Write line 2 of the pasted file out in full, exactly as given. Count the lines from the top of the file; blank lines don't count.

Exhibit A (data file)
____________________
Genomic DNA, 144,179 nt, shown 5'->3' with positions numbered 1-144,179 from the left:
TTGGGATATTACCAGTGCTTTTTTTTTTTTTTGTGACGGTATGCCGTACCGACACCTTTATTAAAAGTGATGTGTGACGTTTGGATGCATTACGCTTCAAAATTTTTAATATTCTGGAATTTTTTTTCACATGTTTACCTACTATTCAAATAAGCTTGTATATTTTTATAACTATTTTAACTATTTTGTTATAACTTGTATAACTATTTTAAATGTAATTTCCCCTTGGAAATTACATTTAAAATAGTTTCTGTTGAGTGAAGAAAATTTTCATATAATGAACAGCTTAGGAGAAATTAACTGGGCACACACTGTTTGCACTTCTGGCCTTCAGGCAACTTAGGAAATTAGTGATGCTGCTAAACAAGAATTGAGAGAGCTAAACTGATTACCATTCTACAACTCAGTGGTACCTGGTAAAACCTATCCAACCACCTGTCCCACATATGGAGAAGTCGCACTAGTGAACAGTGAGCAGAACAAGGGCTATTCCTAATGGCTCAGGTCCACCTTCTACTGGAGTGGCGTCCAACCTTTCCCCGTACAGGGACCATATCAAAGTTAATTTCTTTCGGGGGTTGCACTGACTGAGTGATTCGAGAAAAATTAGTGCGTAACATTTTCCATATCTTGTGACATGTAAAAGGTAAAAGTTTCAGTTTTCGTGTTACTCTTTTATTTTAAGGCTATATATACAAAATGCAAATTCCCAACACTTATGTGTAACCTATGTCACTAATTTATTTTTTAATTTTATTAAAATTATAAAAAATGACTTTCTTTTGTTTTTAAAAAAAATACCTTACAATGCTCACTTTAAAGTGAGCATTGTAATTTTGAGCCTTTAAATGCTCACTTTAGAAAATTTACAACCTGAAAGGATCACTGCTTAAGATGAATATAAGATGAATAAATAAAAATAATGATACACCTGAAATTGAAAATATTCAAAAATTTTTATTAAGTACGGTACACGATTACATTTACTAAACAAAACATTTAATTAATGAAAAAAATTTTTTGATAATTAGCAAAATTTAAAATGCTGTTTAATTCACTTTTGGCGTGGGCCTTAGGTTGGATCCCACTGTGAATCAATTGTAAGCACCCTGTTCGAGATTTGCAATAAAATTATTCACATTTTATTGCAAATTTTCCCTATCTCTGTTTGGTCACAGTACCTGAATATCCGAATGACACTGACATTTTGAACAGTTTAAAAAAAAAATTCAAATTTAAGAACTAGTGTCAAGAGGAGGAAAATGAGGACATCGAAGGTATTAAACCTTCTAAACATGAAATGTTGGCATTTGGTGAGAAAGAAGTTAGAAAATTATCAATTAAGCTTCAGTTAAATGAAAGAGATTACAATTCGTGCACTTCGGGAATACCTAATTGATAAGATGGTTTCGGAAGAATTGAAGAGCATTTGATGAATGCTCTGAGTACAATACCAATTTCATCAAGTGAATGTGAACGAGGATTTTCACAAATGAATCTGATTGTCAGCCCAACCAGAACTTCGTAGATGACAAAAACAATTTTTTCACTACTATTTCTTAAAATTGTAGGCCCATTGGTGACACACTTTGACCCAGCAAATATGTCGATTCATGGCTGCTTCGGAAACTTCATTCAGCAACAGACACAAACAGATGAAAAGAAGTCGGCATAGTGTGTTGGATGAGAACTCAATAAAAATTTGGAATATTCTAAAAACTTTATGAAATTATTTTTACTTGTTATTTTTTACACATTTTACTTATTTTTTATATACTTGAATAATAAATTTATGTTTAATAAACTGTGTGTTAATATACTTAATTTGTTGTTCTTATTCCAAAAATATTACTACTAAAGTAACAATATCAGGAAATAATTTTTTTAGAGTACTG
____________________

TTGGGATATTACCAGTGCTTTTTTTTTTTTTTGTGACGGTATGCCGTACCGACACCTTTATTAAAAGTGATGTGTGACGTTTGGATGCATTACGCTTCAAAATTTTTAATATTCTGGAATTTTTTTTCACATGTTTACCTACTATTCAAATAAGCTTGTATATTTTTATAACTATTTTAACTATTTTGTTATAACTTGTATAACTATTTTAAATGTAATTTCCCCTTGGAAATTACATTTAAAATAGTTTCTGTTGAGTGAAGAAAATTTTCATATAATGAACAGCTTAGGAGAAATTAACTGGGCACACACTGTTTGCACTTCTGGCCTTCAGGCAACTTAGGAAATTAGTGATGCTGCTAAACAAGAATTGAGAGAGCTAAACTGATTACCATTCTACAACTCAGTGGTACCTGGTAAAACCTATCCAACCACCTGTCCCACATATGGAGAAGTCGCACTAGTGAACAGTGAGCAGAACAAGGGCTATTCCTAATGGCTCAGGTCCACCTTCTACTGGAGTGGCGTCCAACCTTTCCCCGTACAGGGACCATATCAAAGTTAATTTCTTTCGGGGGTTGCACTGACTGAGTGATTCGAGAAAAATTAGTGCGTAACATTTTCCATATCTTGTGACATGTAAAAGGTAAAAGTTTCAGTTTTCGTGTTACTCTTTTATTTTAAGGCTATATATACAAAATGCAAATTCCCAACACTTATGTGTAACCTATGTCACTAATTTATTTTTTAATTTTATTAAAATTATAAAAAATGACTTTCTTTTGTTTTTAAAAAAAATACCTTACAATGCTCACTTTAAAGTGAGCATTGTAATTTTGAGCCTTTAAATGCTCACTTTAGAAAATTTACAACCTGAAAGGATCACTGCTTAAGATGAATATAAGATGAATAAATAAAAATAATGATACACCTGAAATTGAAAATATTCAAAAATTTTTATTAAGTACGGTACACGATTACATTTACTAAACAAAACATTTAATTAATGAAAAAAATTTTTTGATAATTAGCAAAATTTAAAATGCTGTTTAATTCACTTTTGGCGTGGGCCTTAGGTTGGATCCCACTGTGAATCAATTGTAAGCACCCTGTTCGAGATTTGCAATAAAATTATTCACATTTTATTGCAAATTTTCCCTATCTCTGTTTGGTCACAGTACCTGAATATCCGAATGACACTGACATTTTGAACAGTTTAAAAAAAAAATTCAAATTTAAGAACTAGTGTCAAGAGGAGGAAAATGAGGACATCGAAGGTATTAAACCTTCTAAACATGAAATGTTGGCATTTGGTGAGAAAGAAGTTAGAAAATTATCAATTAAGCTTCAGTTAAATGAAAGAGATTACAATTCGTGCACTTCGGGAATACCTAATTGATAAGATGGTTTCGGAAGAATTGAAGAGCATTTGATGAATGCTCTGAGTACAATACCAATTTCATCAAGTGAATGTGAACGAGGATTTTCACAAATGAATCTGATTGTCAGCCCAACCAGAACTTCGTAGATGACAAAAACAATTTTTTCACTACTATTTCTTAAAATTGTAGGCCCATTGGTGACACACTTTGACCCAGCAAATATGTCGATTCATGGCTGCTTCGGAAACTTCATTCAGCAACAGACACAAACAGATGAAAAGAAGTCGGCATAGTGTGTTGGATGAGAACTCAATAAAAATTTGGAATATTCTAAAAACTTTATGAAATTATTTTTACTTGTTATTTTTTACACATTTTACTTATTTTTTATATACTTGAATAATAAATTTATGTTTAATAAACTGTGTGTTAATATACTTAATTTGTTGTTCTTATTCCAAAAATATTACTACTAAAGTAACAATATCAGGAAATAATTTTTTTAGAGTACTG